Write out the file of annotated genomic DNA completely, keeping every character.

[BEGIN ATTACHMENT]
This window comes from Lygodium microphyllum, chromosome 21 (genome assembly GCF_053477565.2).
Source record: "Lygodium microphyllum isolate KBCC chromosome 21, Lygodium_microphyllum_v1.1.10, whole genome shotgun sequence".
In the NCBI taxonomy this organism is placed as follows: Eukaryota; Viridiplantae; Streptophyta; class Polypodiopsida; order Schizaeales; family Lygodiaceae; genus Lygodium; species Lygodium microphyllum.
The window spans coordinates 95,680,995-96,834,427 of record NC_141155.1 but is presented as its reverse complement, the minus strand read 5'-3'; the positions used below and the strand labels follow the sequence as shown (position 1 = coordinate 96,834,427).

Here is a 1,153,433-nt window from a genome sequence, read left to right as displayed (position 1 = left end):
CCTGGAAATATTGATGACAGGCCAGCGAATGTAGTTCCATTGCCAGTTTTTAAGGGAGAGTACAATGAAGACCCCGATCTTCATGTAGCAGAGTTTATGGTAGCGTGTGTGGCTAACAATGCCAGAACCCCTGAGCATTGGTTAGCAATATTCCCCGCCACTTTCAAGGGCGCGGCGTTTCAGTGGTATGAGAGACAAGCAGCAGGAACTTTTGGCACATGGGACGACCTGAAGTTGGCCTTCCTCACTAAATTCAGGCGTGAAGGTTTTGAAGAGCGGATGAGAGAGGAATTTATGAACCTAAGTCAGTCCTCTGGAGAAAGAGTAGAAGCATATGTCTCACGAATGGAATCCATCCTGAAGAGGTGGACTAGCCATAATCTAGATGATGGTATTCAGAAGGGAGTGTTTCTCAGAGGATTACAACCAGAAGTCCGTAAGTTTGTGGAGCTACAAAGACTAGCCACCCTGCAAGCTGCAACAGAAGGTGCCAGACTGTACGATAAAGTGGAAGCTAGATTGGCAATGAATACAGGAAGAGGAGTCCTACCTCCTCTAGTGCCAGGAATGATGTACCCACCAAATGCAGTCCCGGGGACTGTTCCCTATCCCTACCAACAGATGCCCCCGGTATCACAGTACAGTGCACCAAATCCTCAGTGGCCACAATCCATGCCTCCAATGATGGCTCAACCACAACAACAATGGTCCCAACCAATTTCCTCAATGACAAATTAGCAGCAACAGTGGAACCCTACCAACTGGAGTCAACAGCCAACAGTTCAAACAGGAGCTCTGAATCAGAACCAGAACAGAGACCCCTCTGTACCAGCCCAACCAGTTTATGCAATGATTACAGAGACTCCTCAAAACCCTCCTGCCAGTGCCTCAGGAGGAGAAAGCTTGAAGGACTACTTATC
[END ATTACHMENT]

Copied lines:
This window comes from Lygodium microphyllum, chromosome 21 (genome assembly GCF_053477565.2).
Source record: "Lygodium microphyllum isolate KBCC chromosome 21, Lygodium_microphyllum_v1.1.10, whole genome shotgun sequence".
In the NCBI taxonomy this organism is placed as follows: Eukaryota; Viridiplantae; Streptophyta; class Polypodiopsida; order Schizaeales; family Lygodiaceae; genus Lygodium; species Lygodium microphyllum.
The window spans coordinates 95,680,995-96,834,427 of record NC_141155.1 but is presented as its reverse complement, the minus strand read 5'-3'; the positions used below and the strand labels follow the sequence as shown (position 1 = coordinate 96,834,427).

Here is a 1,153,433-nt window from a genome sequence, read left to right as displayed (position 1 = left end):
CCTGGAAATATTGATGACAGGCCAGCGAATGTAGTTCCATTGCCAGTTTTTAAGGGAGAGTACAATGAAGACCCCGATCTTCATGTAGCAGAGTTTATGGTAGCGTGTGTGGCTAACAATGCCAGAACCCCTGAGCATTGGTTAGCAATATTCCCCGCCACTTTCAAGGGCGCGGCGTTTCAGTGGTATGAGAGACAAGCAGCAGGAACTTTTGGCACATGGGACGACCTGAAGTTGGCCTTCCTCACTAAATTCAGGCGTGAAGGTTTTGAAGAGCGGATGAGAGAGGAATTTATGAACCTAAGTCAGTCCTCTGGAGAAAGAGTAGAAGCATATGTCTCACGAATGGAATCCATCCTGAAGAGGTGGACTAGCCATAATCTAGATGATGGTATTCAGAAGGGAGTGTTTCTCAGAGGATTACAACCAGAAGTCCGTAAGTTTGTGGAGCTACAAAGACTAGCCACCCTGCAAGCTGCAACAGAAGGTGCCAGACTGTACGATAAAGTGGAAGCTAGATTGGCAATGAATACAGGAAGAGGAGTCCTACCTCCTCTAGTGCCAGGAATGATGTACCCACCAAATGCAGTCCCGGGGACTGTTCCCTATCCCTACCAACAGATGCCCCCGGTATCACAGTACAGTGCACCAAATCCTCAGTGGCCACAATCCATGCCTCCAATGATGGCTCAACCACAACAACAATGGTCCCAACCAATTTCCTCAATGACAAATTAGCAGCAACAGTGGAACCCTACCAACTGGAGTCAACAGCCAACAGTTCAAACAGGAGCTCTGAATCAGAACCAGAACAGAGACCCCTCTGTACCAGCCCAACCAGTTTATGCAATGATTACAGAGACTCCTCAAAACCCTCCTGCCAGTGCCTCAGGAGGAGAAAGCTTGAAGGACTACTTATC